Mormon News, June 15–19

At a special church devotional held last Saturday, June 13, in Boise, Idaho, two officials from church headquarters defended the Book of Mormon as a literal Pioneer tattoohistory of ancient America, translated from real gold plates. They also spoke about the problem of “apostasy” in the current church. Speaking first, Assistant Church Historian Rick Turley said the Book of Mormon’s translation from gold plates was both literal and an incontrovertible modern miracle. Dallin H. Oaks of the Quorum of the Twelve Apostles agreed, saying that that disbelief in traditional church claims was symptomatic of apostasy, a condition he said comes about through “disobedience to the current prophetic leadership” and by listening to today’s “false prophets.”

This hard-line defense of the Book of Mormon comes at an interesting time and particular context of greater openness to history and scholarship. Recently the church has sponsored re-evaluations of evidence surrounding the church’s historical claims, including a book published by the BYU Religious Studies Center and Deseret Book, From Darkness unto Light: Joseph Smith’s Translation and Publication of the Book of Mormon, authored by two BYU professors. Although the authors assume the Book of Mormon is literal history, they also confirm that it was translated by placing a stone in a hat and that “the gold plates were apparently never consulted.”

At the end of May, Ardis E. Parshall launched a month-long Kickstarter campaign to fund a history of Mormonism she will write. Unlike all previous histories, this one will be “told through the lives of LDS women,” Parshall explains. A well-known researcher and blogger, she is probably up to the herculean task, having already met two tests of her ability by attracting some 400 backers and raising over $30,000 in three weeks. In her video pitch, she lays out what the organization and content of the book will be, which she has already itemized at this early stage. We envision her next two tasks to be cleaning the Aegean stables and slaying a Hyrda. We wish her well!

The name is supposed to sound challenging, but admittedly “Camp Edit” doesn’t have the cachet of Camp Dudley or Phantom Lake. Still, those who have attended this boot camp for the Association for Documentary Editing say is as grueling as it is enlightening. It is just that, instead of training in rock-climbing and canoeing, the students become expert in writing footnotes and source headers for documentary histories. Three years ago Devery Anderson of Signature Books attended the camp in Ann Arbor, Michigan, and found it rewarding enough to return two years in a row the associated conference, held in conjunction with the camp, this year in Lincoln, Nebraska. The June 2015 location was chosen because of the University of Nebraska’s Center for Digital Research in the Humanities, where documentary projects are underway involving the Civil War, railroad history, and historical figures such as Willa Cather and Walt Whitman. Devery is attending sessions having to do with the Jane Adams Papers, an Early Caribbean Digital Archive, the Ulysses S. Grant Papers, Dolley Madison Digital Edition, and the Women Writers Project. To Devery, that’s the essence of fun.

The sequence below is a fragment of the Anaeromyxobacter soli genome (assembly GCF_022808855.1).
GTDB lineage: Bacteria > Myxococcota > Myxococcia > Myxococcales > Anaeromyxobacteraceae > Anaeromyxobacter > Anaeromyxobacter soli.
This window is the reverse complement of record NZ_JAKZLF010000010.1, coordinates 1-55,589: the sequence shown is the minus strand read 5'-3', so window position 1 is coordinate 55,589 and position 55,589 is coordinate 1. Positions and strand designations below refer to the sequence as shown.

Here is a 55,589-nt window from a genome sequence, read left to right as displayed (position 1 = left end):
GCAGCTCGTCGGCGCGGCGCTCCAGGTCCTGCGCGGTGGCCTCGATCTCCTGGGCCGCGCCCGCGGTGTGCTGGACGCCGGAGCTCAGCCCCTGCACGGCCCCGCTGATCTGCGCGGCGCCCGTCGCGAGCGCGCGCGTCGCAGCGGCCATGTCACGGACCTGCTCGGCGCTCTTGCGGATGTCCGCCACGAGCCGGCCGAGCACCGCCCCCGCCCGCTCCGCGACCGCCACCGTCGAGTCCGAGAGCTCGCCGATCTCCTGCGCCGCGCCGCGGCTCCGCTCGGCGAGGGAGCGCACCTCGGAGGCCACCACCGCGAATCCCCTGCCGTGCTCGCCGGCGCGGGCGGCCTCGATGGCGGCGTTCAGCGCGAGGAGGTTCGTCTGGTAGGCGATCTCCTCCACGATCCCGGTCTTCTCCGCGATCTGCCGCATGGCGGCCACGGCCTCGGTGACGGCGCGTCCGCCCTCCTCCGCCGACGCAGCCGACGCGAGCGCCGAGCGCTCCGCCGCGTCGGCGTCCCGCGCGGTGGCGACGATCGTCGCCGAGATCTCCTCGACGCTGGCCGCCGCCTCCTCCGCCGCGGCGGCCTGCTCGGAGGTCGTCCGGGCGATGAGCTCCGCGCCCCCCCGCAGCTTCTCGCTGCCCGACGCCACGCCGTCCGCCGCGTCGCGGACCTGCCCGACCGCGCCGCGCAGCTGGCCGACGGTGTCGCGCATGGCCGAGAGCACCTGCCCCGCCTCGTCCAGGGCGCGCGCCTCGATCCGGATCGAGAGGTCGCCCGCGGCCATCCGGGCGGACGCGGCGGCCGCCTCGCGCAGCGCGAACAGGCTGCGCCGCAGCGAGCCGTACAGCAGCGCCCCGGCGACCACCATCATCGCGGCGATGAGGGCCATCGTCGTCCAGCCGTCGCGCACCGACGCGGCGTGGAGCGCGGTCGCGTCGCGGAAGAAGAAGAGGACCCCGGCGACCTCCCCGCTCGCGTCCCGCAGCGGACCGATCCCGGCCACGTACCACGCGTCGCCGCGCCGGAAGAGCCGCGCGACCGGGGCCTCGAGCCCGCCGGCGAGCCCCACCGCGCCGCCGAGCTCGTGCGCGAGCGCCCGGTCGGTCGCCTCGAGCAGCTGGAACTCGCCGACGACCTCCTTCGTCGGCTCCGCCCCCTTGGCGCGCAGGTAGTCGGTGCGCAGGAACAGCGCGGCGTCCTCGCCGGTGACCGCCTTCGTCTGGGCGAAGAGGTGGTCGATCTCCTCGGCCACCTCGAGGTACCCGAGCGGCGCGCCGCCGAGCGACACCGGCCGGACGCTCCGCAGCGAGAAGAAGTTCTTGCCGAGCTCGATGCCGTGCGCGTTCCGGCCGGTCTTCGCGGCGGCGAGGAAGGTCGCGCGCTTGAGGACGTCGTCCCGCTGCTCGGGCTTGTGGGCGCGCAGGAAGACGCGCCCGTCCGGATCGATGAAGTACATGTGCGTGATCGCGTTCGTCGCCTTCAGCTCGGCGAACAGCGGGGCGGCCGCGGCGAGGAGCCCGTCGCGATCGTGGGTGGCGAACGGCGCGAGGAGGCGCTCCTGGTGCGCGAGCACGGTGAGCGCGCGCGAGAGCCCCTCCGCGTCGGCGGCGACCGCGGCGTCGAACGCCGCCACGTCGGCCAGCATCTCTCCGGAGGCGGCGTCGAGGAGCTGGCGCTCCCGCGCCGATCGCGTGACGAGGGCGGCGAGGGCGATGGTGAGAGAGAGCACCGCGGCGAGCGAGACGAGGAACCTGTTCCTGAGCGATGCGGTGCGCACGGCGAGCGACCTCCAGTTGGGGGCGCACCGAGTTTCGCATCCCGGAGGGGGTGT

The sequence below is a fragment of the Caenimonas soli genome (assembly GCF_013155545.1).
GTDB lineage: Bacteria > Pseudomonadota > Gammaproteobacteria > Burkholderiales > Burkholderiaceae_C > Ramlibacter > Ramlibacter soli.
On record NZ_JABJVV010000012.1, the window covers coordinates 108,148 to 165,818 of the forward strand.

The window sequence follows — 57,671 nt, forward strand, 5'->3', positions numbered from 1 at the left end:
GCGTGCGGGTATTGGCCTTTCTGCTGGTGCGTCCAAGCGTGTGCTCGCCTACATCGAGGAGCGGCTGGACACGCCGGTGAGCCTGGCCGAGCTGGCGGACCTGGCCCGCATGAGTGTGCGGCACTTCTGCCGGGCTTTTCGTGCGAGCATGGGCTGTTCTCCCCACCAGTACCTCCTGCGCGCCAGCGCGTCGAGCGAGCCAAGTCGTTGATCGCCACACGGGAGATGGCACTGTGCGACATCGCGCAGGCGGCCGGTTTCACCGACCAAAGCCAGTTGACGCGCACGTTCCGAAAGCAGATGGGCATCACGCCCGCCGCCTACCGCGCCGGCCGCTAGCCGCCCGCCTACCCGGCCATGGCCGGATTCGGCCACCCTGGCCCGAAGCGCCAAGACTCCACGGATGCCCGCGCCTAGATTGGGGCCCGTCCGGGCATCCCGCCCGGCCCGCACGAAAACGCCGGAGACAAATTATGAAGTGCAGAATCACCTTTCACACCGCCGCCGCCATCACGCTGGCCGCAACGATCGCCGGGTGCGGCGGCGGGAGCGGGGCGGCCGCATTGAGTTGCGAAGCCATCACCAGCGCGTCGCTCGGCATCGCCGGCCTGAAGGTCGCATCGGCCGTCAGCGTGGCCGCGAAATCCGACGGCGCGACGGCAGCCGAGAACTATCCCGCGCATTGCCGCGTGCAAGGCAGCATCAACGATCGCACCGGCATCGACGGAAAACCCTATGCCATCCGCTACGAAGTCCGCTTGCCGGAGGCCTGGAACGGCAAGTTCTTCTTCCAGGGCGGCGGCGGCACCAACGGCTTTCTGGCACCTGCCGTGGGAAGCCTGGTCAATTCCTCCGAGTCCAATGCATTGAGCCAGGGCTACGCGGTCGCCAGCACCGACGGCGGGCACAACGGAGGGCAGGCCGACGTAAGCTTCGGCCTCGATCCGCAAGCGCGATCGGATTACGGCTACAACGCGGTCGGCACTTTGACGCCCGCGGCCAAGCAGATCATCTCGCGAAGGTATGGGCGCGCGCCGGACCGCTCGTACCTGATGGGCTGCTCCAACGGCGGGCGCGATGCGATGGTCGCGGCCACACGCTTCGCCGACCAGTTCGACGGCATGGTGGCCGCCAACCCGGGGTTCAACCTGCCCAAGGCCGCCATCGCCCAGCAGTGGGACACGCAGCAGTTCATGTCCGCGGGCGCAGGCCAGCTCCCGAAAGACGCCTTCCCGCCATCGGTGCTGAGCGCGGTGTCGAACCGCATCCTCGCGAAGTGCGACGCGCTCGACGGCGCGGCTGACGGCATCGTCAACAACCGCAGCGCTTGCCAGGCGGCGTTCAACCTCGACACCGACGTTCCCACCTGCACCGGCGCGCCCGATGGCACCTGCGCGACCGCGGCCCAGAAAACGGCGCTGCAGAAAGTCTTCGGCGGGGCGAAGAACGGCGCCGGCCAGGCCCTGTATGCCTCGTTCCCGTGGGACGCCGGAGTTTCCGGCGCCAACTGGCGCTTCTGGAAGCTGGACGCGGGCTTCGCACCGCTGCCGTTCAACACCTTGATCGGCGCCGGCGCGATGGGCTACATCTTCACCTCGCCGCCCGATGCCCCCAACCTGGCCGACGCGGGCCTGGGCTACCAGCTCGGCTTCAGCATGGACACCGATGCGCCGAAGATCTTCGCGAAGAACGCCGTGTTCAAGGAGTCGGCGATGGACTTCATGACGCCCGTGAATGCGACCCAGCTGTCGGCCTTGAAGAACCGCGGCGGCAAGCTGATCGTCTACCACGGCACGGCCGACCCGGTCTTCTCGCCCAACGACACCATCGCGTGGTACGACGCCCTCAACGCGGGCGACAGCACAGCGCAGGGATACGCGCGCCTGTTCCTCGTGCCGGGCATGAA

One of the restaurants that became a popular hang-out for historians attending the Mormon History Association meetings in Provo last week was Communal Restaurant on University Avenue. The name is derived from the fact that everyone sits at common tables and eats locally grown food. It has a nice ambiance, with dishes trending toward gourmet tastes. Imagine how surprised Michael Paulos was to discover that one of the waiters was also home-grown and had a tattoo of nineteenth-century LDS apostle George Q. Cannon on his forearm! One more piece of evidence to show how urbane the town has become. The waiter, Sam Cannon, said he was a descendant of George Q.